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Microvasc Res. 1995 Sep;50(2):175-82.

Lack of general correlation between interstitial fluid pressure and oxygen partial pressure in solid tumors.

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Edwin L Steele Laboratory, Department of Radiation Oncology, Massachusetts General Hospital, Harvard Medical School, Boston 02114, USA.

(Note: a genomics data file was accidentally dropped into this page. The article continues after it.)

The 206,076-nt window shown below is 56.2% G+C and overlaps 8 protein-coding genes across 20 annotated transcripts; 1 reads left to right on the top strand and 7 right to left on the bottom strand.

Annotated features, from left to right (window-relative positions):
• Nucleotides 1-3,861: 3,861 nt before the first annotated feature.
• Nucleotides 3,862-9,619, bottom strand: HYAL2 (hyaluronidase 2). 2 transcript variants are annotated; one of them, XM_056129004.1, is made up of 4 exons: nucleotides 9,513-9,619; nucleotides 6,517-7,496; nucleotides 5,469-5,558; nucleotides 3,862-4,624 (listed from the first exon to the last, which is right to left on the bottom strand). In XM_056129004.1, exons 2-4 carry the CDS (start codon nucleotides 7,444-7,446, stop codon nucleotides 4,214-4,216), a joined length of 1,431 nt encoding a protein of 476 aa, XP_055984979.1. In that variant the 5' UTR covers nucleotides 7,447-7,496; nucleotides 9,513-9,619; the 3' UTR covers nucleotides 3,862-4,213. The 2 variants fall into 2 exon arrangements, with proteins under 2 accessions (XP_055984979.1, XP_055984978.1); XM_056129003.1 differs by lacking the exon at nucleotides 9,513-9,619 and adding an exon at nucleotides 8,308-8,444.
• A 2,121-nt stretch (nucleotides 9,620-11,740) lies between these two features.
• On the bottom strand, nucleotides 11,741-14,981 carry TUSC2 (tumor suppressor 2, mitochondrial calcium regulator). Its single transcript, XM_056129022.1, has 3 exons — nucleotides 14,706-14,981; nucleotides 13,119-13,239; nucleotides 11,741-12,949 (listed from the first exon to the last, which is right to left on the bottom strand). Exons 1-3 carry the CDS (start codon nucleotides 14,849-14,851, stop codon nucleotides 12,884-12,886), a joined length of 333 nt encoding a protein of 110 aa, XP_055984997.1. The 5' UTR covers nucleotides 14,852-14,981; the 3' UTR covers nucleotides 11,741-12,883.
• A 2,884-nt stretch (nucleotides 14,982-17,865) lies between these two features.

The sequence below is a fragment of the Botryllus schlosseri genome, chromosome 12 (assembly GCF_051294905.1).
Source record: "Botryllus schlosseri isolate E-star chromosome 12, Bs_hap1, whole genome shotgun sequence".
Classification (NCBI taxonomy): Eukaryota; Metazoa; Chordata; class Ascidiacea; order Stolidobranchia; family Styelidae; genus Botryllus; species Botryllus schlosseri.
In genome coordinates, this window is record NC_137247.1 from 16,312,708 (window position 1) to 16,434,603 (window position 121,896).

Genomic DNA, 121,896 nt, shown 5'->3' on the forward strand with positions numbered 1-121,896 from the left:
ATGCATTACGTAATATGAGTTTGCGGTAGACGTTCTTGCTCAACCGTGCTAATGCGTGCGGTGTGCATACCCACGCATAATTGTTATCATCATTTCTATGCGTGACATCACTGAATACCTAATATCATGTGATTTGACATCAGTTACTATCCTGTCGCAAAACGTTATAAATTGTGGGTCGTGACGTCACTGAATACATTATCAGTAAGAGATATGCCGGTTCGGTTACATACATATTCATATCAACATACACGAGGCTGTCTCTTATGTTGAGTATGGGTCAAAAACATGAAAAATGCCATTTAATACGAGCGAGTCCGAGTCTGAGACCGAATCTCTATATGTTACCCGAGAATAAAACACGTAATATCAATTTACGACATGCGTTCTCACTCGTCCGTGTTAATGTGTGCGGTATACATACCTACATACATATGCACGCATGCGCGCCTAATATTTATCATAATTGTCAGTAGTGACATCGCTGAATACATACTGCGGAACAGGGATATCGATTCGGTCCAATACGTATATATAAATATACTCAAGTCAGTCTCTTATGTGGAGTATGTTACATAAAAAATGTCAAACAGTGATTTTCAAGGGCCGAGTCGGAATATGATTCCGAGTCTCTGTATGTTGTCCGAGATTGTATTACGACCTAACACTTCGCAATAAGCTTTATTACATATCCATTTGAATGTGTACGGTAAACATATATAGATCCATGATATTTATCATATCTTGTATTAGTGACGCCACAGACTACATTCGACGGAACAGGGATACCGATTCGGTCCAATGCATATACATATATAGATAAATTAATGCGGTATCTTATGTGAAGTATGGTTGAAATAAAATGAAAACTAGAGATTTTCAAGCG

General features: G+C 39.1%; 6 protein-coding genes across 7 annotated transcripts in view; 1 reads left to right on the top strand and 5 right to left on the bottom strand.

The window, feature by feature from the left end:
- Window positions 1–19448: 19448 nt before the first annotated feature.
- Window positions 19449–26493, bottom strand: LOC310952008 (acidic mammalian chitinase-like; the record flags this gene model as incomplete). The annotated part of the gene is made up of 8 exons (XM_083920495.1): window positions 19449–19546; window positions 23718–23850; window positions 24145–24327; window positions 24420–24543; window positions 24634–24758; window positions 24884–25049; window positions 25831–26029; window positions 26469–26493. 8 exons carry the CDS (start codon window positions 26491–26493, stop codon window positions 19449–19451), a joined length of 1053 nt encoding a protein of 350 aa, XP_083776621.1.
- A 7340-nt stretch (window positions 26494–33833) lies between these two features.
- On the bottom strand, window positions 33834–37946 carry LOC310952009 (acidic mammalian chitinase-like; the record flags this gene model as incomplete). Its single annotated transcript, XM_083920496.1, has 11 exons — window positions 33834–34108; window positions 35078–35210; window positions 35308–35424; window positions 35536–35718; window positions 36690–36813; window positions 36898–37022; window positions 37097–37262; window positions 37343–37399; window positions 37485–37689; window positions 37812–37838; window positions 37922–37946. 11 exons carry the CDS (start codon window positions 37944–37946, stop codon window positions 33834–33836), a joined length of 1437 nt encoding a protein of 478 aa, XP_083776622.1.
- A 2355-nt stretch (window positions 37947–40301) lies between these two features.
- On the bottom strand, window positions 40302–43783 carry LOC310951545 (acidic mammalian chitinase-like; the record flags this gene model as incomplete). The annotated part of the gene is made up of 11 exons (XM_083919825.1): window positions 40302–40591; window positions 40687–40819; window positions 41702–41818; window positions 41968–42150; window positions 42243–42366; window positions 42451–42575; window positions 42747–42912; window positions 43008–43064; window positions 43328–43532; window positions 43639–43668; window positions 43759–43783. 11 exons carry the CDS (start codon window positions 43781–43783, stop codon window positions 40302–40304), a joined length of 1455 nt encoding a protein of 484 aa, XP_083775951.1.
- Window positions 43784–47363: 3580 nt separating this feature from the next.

Several studies have shown a decrease in blood perfusion and oxygen partial pressure (pO2), and an increase in interstitial fluid pressure (IFP) with increasing tumor size. However, it is not evident if the elevated IFP is a key parameter responsible for the poor perfusion and oxygenation of solid tumors. To this end, IFP and pO2 were measured in nine human tumor xenografts in immunodeficient mice at a fixed tumor size (approximately 250 mm3). IFP and pO2 were also measured as a function of tumor volume in one human colon adenocarcinoma (LS174T) and in one human glioblastoma (HGL-9). In LS174T tumors IFP did not vary with size (P < .07); however, median pO2 decreased from approximately 35 mm Hg in 100-mm3 tumors to approximately 15 mm Hg in tumors of approximately 500 mm3 (P < 0.001). In HGL-9 tumors an inverse correlation between IFP and pO2 was found; IFP increased (P < 0.001) and pO2 decreased (P < 0.001) with increasing tumor size. At a fixed tumor size of 250 mm3 no correlation was found between mean IFP and median pO2 (P < 0.5) or between the mean IFP and the hypoxic fraction (pO2 < 2.5 mm Hg) (P < 0.7) in the nine tumors studied. The absence of a general relationship between IFP and pO2 could result in part from differences in vascular resistance between tumors. For example, a high geometric resistance to blood flow on the arterial side will lead to a low IFP and blood flow, whereas an elevation of the venous resistance will reduce blood flow and increase IFP.(ABSTRACT TRUNCATED AT 250 WORDS).

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